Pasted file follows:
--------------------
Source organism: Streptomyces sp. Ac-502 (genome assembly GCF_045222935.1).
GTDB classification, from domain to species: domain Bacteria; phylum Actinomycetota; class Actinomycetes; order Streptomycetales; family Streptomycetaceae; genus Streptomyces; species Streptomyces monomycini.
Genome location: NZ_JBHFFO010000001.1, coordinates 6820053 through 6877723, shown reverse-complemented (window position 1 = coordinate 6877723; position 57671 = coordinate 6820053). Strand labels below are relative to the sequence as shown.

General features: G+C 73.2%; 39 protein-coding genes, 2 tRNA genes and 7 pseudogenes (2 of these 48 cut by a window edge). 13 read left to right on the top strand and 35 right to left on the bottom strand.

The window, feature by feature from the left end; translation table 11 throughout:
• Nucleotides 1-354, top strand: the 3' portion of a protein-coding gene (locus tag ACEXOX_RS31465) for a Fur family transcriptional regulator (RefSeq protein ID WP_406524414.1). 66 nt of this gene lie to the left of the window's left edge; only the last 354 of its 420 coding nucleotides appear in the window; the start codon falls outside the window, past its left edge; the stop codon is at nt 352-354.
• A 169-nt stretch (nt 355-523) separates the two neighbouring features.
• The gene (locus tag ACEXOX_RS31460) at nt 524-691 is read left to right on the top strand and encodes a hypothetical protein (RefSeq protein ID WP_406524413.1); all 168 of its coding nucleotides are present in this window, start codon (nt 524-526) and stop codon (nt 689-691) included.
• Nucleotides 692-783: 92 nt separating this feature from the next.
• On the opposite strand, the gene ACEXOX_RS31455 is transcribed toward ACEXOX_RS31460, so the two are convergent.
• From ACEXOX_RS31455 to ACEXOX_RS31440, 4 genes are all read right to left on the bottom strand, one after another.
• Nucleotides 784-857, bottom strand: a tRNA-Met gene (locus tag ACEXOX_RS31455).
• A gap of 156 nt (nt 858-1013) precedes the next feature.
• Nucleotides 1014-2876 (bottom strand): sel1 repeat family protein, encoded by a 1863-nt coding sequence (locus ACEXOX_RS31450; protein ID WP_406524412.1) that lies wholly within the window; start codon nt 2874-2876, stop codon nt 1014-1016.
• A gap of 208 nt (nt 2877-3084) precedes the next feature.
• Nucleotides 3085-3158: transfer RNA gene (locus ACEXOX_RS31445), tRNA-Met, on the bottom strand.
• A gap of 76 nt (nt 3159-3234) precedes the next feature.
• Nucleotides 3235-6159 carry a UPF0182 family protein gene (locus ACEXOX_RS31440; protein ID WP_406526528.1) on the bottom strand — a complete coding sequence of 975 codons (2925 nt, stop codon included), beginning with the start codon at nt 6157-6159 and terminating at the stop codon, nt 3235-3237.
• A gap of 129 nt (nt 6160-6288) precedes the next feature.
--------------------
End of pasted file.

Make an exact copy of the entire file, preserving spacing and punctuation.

Source organism: Streptomyces sp. Ac-502 (genome assembly GCF_045222935.1).
GTDB classification, from domain to species: domain Bacteria; phylum Actinomycetota; class Actinomycetes; order Streptomycetales; family Streptomycetaceae; genus Streptomyces; species Streptomyces monomycini.
Genome location: NZ_JBHFFO010000001.1, coordinates 6820053 through 6877723, shown reverse-complemented (window position 1 = coordinate 6877723; position 57671 = coordinate 6820053). Strand labels below are relative to the sequence as shown.

General features: G+C 73.2%; 39 protein-coding genes, 2 tRNA genes and 7 pseudogenes (2 of these 48 cut by a window edge). 13 read left to right on the top strand and 35 right to left on the bottom strand.

The window, feature by feature from the left end; translation table 11 throughout:
• Nucleotides 1-354, top strand: the 3' portion of a protein-coding gene (locus tag ACEXOX_RS31465) for a Fur family transcriptional regulator (RefSeq protein ID WP_406524414.1). 66 nt of this gene lie to the left of the window's left edge; only the last 354 of its 420 coding nucleotides appear in the window; the start codon falls outside the window, past its left edge; the stop codon is at nt 352-354.
• A 169-nt stretch (nt 355-523) separates the two neighbouring features.
• The gene (locus tag ACEXOX_RS31460) at nt 524-691 is read left to right on the top strand and encodes a hypothetical protein (RefSeq protein ID WP_406524413.1); all 168 of its coding nucleotides are present in this window, start codon (nt 524-526) and stop codon (nt 689-691) included.
• Nucleotides 692-783: 92 nt separating this feature from the next.
• On the opposite strand, the gene ACEXOX_RS31455 is transcribed toward ACEXOX_RS31460, so the two are convergent.
• From ACEXOX_RS31455 to ACEXOX_RS31440, 4 genes are all read right to left on the bottom strand, one after another.
• Nucleotides 784-857, bottom strand: a tRNA-Met gene (locus tag ACEXOX_RS31455).
• A gap of 156 nt (nt 858-1013) precedes the next feature.
• Nucleotides 1014-2876 (bottom strand): sel1 repeat family protein, encoded by a 1863-nt coding sequence (locus ACEXOX_RS31450; protein ID WP_406524412.1) that lies wholly within the window; start codon nt 2874-2876, stop codon nt 1014-1016.
• A gap of 208 nt (nt 2877-3084) precedes the next feature.
• Nucleotides 3085-3158: transfer RNA gene (locus ACEXOX_RS31445), tRNA-Met, on the bottom strand.
• A gap of 76 nt (nt 3159-3234) precedes the next feature.
• Nucleotides 3235-6159 carry a UPF0182 family protein gene (locus ACEXOX_RS31440; protein ID WP_406526528.1) on the bottom strand — a complete coding sequence of 975 codons (2925 nt, stop codon included), beginning with the start codon at nt 6157-6159 and terminating at the stop codon, nt 3235-3237.
• A gap of 129 nt (nt 6160-6288) precedes the next feature.